It’s bubble gum-easy to say, “It’s all about the fans.” Andre puts the rubber on the road every time he drops an album via his now “expected” practice of releasing double-disc sets—one chill, one stadium-exploder. Twice the composition time. Twice the studio time. And when he’s stealing that time from between tours to begin with, well, there’s nothing to argue about. The guy is a worker.
For your pleasure.
“It’s just showing my two worlds of music. When I’m on the road and going onstage every night, that’s one side of my life. But I really dig the mellow stuff, the normal stuff. When I’m at home, the grounded way, I love to listen to this kind of music; I love to produce it. I think the last seven or eight CDs have had this kind of two-CD thing. I would say that 30–40 percent of the real ATB fans really love the ‘everyday’ stuff—and they are demanding. They couldn’t stand if I just did one CD. Of course, this means I have to produce 25 tracks. But for me, it is easy, because I love this type of music.”
Andre loves the small room and the arena, having done EDC so many times that neither he nor I could put together an accurate number. “I remember a couple of years ago, I played mainstage EDC, and it was in front of nearly 100,000 people. The stage was so big that I nearly wasn’t able to hear the crowd, they were so far away. That was an amazing moment with perspective—probably one of the biggest in my career. It has been a great thing what has happened with all the festivals in America.”
Having been “there” from the beginning, at many clubs in those early days, he was the first DJ to set up a proper booth. “We did it right. I always soundcheck numerous times to see how it will be best for the crowd. Often, we came back to play the next year, and they’d left the booth where we put it because it worked so well.”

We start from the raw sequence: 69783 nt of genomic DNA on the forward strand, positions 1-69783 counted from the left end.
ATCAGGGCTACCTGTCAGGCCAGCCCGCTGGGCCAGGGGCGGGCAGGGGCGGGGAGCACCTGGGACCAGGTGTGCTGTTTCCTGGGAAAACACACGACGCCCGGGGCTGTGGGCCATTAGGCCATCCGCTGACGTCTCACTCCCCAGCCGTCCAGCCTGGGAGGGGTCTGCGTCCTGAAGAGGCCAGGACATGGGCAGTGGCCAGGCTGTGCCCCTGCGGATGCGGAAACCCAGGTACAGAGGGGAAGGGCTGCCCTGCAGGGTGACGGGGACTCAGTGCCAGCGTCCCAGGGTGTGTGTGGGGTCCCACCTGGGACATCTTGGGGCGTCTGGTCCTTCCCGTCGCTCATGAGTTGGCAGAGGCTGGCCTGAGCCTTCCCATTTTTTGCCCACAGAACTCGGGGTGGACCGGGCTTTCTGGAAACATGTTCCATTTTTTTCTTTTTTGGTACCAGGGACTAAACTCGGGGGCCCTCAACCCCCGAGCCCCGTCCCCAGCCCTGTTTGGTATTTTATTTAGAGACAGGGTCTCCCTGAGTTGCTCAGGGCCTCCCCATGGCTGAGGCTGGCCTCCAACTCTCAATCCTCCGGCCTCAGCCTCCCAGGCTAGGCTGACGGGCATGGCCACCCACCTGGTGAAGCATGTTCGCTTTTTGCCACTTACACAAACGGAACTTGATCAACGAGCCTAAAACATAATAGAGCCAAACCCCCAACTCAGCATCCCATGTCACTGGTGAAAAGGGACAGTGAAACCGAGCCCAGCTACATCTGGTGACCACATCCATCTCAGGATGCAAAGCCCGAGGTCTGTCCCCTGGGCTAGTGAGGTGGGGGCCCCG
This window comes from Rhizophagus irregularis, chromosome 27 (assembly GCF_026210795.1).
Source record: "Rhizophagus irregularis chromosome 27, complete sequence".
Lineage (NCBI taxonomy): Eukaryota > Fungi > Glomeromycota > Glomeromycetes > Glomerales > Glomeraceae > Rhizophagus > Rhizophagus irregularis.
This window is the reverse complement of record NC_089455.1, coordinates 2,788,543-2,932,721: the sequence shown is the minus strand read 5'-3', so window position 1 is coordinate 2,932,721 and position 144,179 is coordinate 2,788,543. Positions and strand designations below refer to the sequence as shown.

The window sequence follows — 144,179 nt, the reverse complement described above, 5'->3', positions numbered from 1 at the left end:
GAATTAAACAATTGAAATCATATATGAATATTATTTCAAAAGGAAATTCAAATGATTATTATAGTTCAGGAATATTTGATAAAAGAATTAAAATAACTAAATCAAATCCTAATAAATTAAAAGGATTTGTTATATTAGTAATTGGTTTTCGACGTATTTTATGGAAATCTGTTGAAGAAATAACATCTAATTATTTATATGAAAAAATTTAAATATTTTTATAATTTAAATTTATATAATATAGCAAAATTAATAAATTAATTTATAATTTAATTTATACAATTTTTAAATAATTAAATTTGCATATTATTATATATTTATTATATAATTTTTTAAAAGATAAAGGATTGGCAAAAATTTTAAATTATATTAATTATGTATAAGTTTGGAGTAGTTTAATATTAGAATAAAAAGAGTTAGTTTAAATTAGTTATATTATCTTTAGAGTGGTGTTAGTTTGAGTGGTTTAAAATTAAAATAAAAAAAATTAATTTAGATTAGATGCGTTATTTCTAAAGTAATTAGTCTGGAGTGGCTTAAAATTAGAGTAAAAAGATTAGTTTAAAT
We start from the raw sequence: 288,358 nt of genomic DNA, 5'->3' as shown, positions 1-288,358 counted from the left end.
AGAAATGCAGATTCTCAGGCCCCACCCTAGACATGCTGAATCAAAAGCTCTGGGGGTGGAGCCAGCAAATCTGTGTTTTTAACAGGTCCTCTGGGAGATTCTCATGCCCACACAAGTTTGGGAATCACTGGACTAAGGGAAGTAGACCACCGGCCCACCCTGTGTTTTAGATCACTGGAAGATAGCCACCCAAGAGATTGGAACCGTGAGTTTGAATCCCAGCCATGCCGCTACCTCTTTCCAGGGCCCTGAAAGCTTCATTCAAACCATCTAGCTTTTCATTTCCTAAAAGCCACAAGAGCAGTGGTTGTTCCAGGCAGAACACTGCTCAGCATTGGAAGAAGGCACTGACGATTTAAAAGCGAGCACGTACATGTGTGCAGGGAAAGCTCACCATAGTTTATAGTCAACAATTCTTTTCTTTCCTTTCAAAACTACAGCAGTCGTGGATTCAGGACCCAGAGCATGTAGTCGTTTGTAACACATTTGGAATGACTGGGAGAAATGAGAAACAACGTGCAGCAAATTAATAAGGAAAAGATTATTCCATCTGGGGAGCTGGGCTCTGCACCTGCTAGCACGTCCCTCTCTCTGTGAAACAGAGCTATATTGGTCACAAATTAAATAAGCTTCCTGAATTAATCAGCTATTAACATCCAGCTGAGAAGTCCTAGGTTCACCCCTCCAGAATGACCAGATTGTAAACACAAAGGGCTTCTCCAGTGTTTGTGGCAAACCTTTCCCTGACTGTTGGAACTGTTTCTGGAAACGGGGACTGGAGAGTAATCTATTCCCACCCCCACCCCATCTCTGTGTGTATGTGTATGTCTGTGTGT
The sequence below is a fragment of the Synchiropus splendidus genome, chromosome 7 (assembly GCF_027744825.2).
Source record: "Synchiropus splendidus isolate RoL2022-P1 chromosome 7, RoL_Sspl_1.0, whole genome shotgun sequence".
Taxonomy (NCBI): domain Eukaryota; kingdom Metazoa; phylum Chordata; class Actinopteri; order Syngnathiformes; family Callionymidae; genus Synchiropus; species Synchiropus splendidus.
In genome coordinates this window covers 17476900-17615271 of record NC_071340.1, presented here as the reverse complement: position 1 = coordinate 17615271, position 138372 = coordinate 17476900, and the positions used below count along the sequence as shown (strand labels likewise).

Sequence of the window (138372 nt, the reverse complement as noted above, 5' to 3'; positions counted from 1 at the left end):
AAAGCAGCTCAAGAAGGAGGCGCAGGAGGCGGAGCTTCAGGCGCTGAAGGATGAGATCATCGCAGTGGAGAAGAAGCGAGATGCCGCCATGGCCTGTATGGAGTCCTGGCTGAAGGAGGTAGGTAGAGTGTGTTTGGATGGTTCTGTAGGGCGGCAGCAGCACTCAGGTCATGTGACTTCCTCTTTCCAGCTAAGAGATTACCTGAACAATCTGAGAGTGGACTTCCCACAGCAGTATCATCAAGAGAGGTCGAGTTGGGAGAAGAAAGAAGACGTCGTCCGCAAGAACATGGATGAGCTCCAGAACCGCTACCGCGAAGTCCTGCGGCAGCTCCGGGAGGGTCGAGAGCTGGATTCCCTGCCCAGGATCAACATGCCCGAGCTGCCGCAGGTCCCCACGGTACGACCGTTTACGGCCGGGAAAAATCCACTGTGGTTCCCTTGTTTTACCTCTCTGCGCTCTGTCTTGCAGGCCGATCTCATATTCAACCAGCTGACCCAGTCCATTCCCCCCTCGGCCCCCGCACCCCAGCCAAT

But with all that professional integrity and legit love of the process, how does a fellow relax? It’s point proven that when I ask him what he does to chill, his out-of-the-gate response concerns his practice of remixing tracks that he does not share with other DJs, but plays live exclusively—in concerts uniquely, like an improvised guitar solo.
That’s how he relaxes.
When pressed, he admits to a love for flight simulators. He exits the booth and jumps into the virtual cockpit, where the yoke (steering wheel of an airplane) and throttle replace laptop and decks. Being from an aviation family myself, and having grown up around planes the way most kids grow up with BMX bikes or skateboards, I was keen to inquire. His favorite plane to fly? The simple, functional, and utterly respected Cessna 172. One can outfit it with wheels (land), skis (snow), or floats (water). It’s been around for a minute and is seen as a mainstay of adaptability, precision, and straight-up excellence in recreational aviation.
Funny the parallels one could draw.
ATB’s 10th studio album, neXt, dropped in April on Kontor Records. You can catch him doing his thing at EDC Vegas 2017, which takes place Friday, June 16, through Sunday, June 18, at Las Vegas Motor Speedway. For more information, visit the official website.